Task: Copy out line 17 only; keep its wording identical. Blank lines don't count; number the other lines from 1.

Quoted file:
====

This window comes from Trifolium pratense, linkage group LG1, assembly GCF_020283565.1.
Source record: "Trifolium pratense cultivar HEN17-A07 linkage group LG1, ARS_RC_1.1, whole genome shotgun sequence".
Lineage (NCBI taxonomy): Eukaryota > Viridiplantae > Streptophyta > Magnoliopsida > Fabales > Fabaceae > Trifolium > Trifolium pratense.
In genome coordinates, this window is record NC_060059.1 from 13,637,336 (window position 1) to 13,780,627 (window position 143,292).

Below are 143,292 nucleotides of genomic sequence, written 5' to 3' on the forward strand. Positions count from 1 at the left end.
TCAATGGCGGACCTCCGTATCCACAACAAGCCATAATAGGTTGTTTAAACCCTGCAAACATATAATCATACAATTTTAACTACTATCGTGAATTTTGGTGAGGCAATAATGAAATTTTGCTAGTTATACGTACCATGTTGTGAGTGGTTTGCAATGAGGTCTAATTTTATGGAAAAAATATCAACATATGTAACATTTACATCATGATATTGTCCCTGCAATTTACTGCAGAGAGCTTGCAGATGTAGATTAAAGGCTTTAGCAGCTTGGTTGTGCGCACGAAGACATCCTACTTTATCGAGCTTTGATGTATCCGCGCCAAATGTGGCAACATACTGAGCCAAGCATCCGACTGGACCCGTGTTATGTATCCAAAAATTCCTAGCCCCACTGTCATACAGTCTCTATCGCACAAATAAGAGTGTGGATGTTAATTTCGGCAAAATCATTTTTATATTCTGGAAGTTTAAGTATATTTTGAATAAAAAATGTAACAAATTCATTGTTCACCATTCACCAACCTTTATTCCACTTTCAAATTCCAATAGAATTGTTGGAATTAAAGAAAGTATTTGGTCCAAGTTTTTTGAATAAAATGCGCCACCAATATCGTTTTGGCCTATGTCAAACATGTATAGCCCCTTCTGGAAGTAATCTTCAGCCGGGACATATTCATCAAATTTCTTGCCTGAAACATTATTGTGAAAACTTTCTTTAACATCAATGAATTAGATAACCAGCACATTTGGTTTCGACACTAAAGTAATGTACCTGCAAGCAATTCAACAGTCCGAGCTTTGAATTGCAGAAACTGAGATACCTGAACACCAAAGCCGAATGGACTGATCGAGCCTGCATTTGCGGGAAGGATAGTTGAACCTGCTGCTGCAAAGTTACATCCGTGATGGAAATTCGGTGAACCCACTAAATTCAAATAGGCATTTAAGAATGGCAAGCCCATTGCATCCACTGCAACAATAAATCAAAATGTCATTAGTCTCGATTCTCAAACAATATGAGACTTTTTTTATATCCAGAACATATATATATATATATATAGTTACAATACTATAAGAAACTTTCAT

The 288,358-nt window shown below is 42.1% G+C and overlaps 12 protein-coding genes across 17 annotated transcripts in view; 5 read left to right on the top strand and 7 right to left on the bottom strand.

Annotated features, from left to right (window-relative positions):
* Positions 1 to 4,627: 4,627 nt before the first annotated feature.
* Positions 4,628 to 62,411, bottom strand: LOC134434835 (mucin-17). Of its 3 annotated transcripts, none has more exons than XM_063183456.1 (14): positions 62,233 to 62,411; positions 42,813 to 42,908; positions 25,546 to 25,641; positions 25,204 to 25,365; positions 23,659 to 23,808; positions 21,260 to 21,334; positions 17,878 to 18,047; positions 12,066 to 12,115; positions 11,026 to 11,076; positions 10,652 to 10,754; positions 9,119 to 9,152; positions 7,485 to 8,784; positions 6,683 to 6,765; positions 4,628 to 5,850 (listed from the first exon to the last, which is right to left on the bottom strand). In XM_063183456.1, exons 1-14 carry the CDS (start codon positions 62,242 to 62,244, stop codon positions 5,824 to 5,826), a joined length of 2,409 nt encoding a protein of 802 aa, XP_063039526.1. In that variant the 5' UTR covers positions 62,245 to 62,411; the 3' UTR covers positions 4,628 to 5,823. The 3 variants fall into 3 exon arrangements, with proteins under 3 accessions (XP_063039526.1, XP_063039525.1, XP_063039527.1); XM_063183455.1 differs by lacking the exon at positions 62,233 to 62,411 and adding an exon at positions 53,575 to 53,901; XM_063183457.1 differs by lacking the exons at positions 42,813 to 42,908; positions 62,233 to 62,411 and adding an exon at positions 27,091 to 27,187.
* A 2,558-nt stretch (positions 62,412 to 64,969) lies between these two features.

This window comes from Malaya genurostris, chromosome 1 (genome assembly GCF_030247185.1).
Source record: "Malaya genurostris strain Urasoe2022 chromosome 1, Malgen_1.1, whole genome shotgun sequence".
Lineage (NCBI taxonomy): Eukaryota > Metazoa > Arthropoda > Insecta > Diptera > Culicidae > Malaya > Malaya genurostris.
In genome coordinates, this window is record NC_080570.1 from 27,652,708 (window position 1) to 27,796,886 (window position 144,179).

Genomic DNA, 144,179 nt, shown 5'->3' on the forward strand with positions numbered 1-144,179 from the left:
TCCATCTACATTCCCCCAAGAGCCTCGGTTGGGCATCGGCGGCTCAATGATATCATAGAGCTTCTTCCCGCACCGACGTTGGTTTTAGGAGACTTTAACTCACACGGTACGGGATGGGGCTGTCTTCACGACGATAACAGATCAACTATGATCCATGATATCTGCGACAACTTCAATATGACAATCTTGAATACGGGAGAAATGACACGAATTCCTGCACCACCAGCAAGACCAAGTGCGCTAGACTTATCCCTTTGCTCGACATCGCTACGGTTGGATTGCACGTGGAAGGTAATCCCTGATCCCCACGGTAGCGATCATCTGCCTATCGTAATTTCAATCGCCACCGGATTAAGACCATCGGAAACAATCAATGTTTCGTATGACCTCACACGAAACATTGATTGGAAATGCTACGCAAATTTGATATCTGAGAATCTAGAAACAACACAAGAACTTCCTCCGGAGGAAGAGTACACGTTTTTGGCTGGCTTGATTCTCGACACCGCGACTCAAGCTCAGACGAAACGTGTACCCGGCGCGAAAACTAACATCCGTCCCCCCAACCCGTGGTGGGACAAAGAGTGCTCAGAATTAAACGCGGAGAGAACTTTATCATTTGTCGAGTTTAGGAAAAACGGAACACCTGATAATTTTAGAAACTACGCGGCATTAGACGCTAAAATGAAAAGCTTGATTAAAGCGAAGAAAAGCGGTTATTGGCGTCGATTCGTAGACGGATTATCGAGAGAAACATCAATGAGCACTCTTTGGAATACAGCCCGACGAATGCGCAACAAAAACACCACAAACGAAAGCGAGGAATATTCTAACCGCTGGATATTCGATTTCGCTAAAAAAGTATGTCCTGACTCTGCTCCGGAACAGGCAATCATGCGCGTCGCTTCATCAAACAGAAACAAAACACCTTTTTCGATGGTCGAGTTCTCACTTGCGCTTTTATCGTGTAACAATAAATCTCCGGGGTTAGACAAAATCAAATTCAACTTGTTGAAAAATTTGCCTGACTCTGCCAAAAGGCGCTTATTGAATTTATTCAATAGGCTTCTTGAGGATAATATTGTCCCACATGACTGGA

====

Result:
TCCATCTACATTCCCCCAAGAGCCTCGGTTGGGCATCGGCGGCTCAATGATATCATAGAGCTTCTTCCCGCACCGACGTTGGTTTTAGGAGACTTTAACTCACACGGTACGGGATGGGGCTGTCTTCACGACGATAACAGATCAACTATGATCCATGATATCTGCGACAACTTCAATATGACAATCTTGAATACGGGAGAAATGACACGAATTCCTGCACCACCAGCAAGACCAAGTGCGCTAGACTTATCCCTTTGCTCGACATCGCTACGGTTGGATTGCACGTGGAAGGTAATCCCTGATCCCCACGGTAGCGATCATCTGCCTATCGTAATTTCAATCGCCACCGGATTAAGACCATCGGAAACAATCAATGTTTCGTATGACCTCACACGAAACATTGATTGGAAATGCTACGCAAATTTGATATCTGAGAATCTAGAAACAACACAAGAACTTCCTCCGGAGGAAGAGTACACGTTTTTGGCTGGCTTGATTCTCGACACCGCGACTCAAGCTCAGACGAAACGTGTACCCGGCGCGAAAACTAACATCCGTCCCCCCAACCCGTGGTGGGACAAAGAGTGCTCAGAATTAAACGCGGAGAGAACTTTATCATTTGTCGAGTTTAGGAAAAACGGAACACCTGATAATTTTAGAAACTACGCGGCATTAGACGCTAAAATGAAAAGCTTGATTAAAGCGAAGAAAAGCGGTTATTGGCGTCGATTCGTAGACGGATTATCGAGAGAAACATCAATGAGCACTCTTTGGAATACAGCCCGACGAATGCGCAACAAAAACACCACAAACGAAAGCGAGGAATATTCTAACCGCTGGATATTCGATTTCGCTAAAAAAGTATGTCCTGACTCTGCTCCGGAACAGGCAATCATGCGCGTCGCTTCATCAAACAGAAACAAAACACCTTTTTCGATGGTCGAGTTCTCACTTGCGCTTTTATCGTGTAACAATAAATCTCCGGGGTTAGACAAAATCAAATTCAACTTGTTGAAAAATTTGCCTGACTCTGCCAAAAGGCGCTTATTGAATTTATTCAATAGGCTTCTTGAGGATAATATTGTCCCACATGACTGGA